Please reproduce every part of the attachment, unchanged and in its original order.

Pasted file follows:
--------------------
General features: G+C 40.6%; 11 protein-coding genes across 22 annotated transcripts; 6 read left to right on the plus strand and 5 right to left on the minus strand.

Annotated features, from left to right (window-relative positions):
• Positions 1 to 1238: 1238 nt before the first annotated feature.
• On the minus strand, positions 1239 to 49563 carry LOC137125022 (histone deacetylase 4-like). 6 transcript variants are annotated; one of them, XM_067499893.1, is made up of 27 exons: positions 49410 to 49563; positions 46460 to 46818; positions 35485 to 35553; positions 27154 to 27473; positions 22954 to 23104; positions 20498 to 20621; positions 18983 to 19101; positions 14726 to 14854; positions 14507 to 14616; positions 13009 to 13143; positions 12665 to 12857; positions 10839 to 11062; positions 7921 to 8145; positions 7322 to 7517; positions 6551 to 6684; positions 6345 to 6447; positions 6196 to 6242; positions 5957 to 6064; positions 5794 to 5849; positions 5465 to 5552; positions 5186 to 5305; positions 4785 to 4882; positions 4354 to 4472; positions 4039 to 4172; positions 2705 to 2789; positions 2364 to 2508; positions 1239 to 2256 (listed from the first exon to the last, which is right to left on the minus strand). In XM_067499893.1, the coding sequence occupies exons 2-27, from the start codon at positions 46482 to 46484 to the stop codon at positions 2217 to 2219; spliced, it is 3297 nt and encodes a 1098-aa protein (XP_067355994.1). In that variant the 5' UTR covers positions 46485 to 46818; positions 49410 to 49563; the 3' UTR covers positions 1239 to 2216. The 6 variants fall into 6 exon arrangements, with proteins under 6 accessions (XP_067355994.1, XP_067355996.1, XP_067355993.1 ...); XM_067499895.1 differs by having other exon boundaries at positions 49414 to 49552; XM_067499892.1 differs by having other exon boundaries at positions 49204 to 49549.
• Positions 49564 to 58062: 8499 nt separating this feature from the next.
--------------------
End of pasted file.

General features: G+C 40.6%; 11 protein-coding genes across 22 annotated transcripts; 6 read left to right on the plus strand and 5 right to left on the minus strand.

Annotated features, from left to right (window-relative positions):
• Positions 1 to 1238: 1238 nt before the first annotated feature.
• On the minus strand, positions 1239 to 49563 carry LOC137125022 (histone deacetylase 4-like). 6 transcript variants are annotated; one of them, XM_067499893.1, is made up of 27 exons: positions 49410 to 49563; positions 46460 to 46818; positions 35485 to 35553; positions 27154 to 27473; positions 22954 to 23104; positions 20498 to 20621; positions 18983 to 19101; positions 14726 to 14854; positions 14507 to 14616; positions 13009 to 13143; positions 12665 to 12857; positions 10839 to 11062; positions 7921 to 8145; positions 7322 to 7517; positions 6551 to 6684; positions 6345 to 6447; positions 6196 to 6242; positions 5957 to 6064; positions 5794 to 5849; positions 5465 to 5552; positions 5186 to 5305; positions 4785 to 4882; positions 4354 to 4472; positions 4039 to 4172; positions 2705 to 2789; positions 2364 to 2508; positions 1239 to 2256 (listed from the first exon to the last, which is right to left on the minus strand). In XM_067499893.1, the coding sequence occupies exons 2-27, from the start codon at positions 46482 to 46484 to the stop codon at positions 2217 to 2219; spliced, it is 3297 nt and encodes a 1098-aa protein (XP_067355994.1). In that variant the 5' UTR covers positions 46485 to 46818; positions 49410 to 49563; the 3' UTR covers positions 1239 to 2216. The 6 variants fall into 6 exon arrangements, with proteins under 6 accessions (XP_067355994.1, XP_067355996.1, XP_067355993.1 ...); XM_067499895.1 differs by having other exon boundaries at positions 49414 to 49552; XM_067499892.1 differs by having other exon boundaries at positions 49204 to 49549.
• Positions 49564 to 58062: 8499 nt separating this feature from the next.